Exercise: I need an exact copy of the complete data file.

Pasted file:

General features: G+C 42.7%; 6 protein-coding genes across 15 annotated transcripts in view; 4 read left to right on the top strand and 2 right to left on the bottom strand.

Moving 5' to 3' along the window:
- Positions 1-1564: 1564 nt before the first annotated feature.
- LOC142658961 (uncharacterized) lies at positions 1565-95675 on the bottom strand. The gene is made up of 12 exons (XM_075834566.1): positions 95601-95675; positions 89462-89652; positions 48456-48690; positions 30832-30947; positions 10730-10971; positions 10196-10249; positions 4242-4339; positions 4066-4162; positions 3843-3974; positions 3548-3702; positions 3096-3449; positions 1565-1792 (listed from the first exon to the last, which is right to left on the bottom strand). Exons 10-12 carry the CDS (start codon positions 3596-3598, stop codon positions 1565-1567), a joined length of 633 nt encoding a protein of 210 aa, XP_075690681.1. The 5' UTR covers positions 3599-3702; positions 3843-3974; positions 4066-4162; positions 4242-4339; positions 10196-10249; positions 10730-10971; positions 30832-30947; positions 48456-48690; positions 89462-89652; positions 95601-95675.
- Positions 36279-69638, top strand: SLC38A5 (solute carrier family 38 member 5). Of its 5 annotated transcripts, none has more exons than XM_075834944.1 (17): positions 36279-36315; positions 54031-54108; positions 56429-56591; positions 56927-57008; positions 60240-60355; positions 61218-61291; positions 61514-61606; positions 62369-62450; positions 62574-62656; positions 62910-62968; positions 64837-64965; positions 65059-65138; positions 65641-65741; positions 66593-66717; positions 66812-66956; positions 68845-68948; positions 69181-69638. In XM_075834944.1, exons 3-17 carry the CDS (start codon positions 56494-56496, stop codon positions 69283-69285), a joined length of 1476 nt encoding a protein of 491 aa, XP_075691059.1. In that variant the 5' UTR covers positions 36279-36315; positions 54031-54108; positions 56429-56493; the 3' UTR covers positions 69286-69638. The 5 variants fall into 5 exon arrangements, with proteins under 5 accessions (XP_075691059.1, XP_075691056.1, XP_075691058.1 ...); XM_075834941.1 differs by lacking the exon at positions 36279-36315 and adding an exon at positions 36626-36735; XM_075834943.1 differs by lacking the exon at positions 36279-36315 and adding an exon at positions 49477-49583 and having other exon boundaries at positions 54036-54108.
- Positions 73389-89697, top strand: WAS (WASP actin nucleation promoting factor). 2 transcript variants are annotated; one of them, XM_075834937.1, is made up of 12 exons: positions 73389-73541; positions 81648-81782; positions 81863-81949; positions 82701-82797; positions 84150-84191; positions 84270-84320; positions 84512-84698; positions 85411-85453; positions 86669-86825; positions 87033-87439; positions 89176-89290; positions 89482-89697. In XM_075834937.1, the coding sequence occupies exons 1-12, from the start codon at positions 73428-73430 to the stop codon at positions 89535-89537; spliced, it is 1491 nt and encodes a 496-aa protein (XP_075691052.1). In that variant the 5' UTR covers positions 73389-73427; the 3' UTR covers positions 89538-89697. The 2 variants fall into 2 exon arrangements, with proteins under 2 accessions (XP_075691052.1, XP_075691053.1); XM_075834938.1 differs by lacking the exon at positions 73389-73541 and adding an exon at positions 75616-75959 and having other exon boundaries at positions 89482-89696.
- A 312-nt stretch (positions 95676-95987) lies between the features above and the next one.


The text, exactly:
General features: G+C 42.7%; 6 protein-coding genes across 15 annotated transcripts in view; 4 read left to right on the top strand and 2 right to left on the bottom strand.

Moving 5' to 3' along the window:
- Positions 1-1564: 1564 nt before the first annotated feature.
- LOC142658961 (uncharacterized) lies at positions 1565-95675 on the bottom strand. The gene is made up of 12 exons (XM_075834566.1): positions 95601-95675; positions 89462-89652; positions 48456-48690; positions 30832-30947; positions 10730-10971; positions 10196-10249; positions 4242-4339; positions 4066-4162; positions 3843-3974; positions 3548-3702; positions 3096-3449; positions 1565-1792 (listed from the first exon to the last, which is right to left on the bottom strand). Exons 10-12 carry the CDS (start codon positions 3596-3598, stop codon positions 1565-1567), a joined length of 633 nt encoding a protein of 210 aa, XP_075690681.1. The 5' UTR covers positions 3599-3702; positions 3843-3974; positions 4066-4162; positions 4242-4339; positions 10196-10249; positions 10730-10971; positions 30832-30947; positions 48456-48690; positions 89462-89652; positions 95601-95675.
- Positions 36279-69638, top strand: SLC38A5 (solute carrier family 38 member 5). Of its 5 annotated transcripts, none has more exons than XM_075834944.1 (17): positions 36279-36315; positions 54031-54108; positions 56429-56591; positions 56927-57008; positions 60240-60355; positions 61218-61291; positions 61514-61606; positions 62369-62450; positions 62574-62656; positions 62910-62968; positions 64837-64965; positions 65059-65138; positions 65641-65741; positions 66593-66717; positions 66812-66956; positions 68845-68948; positions 69181-69638. In XM_075834944.1, exons 3-17 carry the CDS (start codon positions 56494-56496, stop codon positions 69283-69285), a joined length of 1476 nt encoding a protein of 491 aa, XP_075691059.1. In that variant the 5' UTR covers positions 36279-36315; positions 54031-54108; positions 56429-56493; the 3' UTR covers positions 69286-69638. The 5 variants fall into 5 exon arrangements, with proteins under 5 accessions (XP_075691059.1, XP_075691056.1, XP_075691058.1 ...); XM_075834941.1 differs by lacking the exon at positions 36279-36315 and adding an exon at positions 36626-36735; XM_075834943.1 differs by lacking the exon at positions 36279-36315 and adding an exon at positions 49477-49583 and having other exon boundaries at positions 54036-54108.
- Positions 73389-89697, top strand: WAS (WASP actin nucleation promoting factor). 2 transcript variants are annotated; one of them, XM_075834937.1, is made up of 12 exons: positions 73389-73541; positions 81648-81782; positions 81863-81949; positions 82701-82797; positions 84150-84191; positions 84270-84320; positions 84512-84698; positions 85411-85453; positions 86669-86825; positions 87033-87439; positions 89176-89290; positions 89482-89697. In XM_075834937.1, the coding sequence occupies exons 1-12, from the start codon at positions 73428-73430 to the stop codon at positions 89535-89537; spliced, it is 1491 nt and encodes a 496-aa protein (XP_075691052.1). In that variant the 5' UTR covers positions 73389-73427; the 3' UTR covers positions 89538-89697. The 2 variants fall into 2 exon arrangements, with proteins under 2 accessions (XP_075691052.1, XP_075691053.1); XM_075834938.1 differs by lacking the exon at positions 73389-73541 and adding an exon at positions 75616-75959 and having other exon boundaries at positions 89482-89696.
- A 312-nt stretch (positions 95676-95987) lies between the features above and the next one.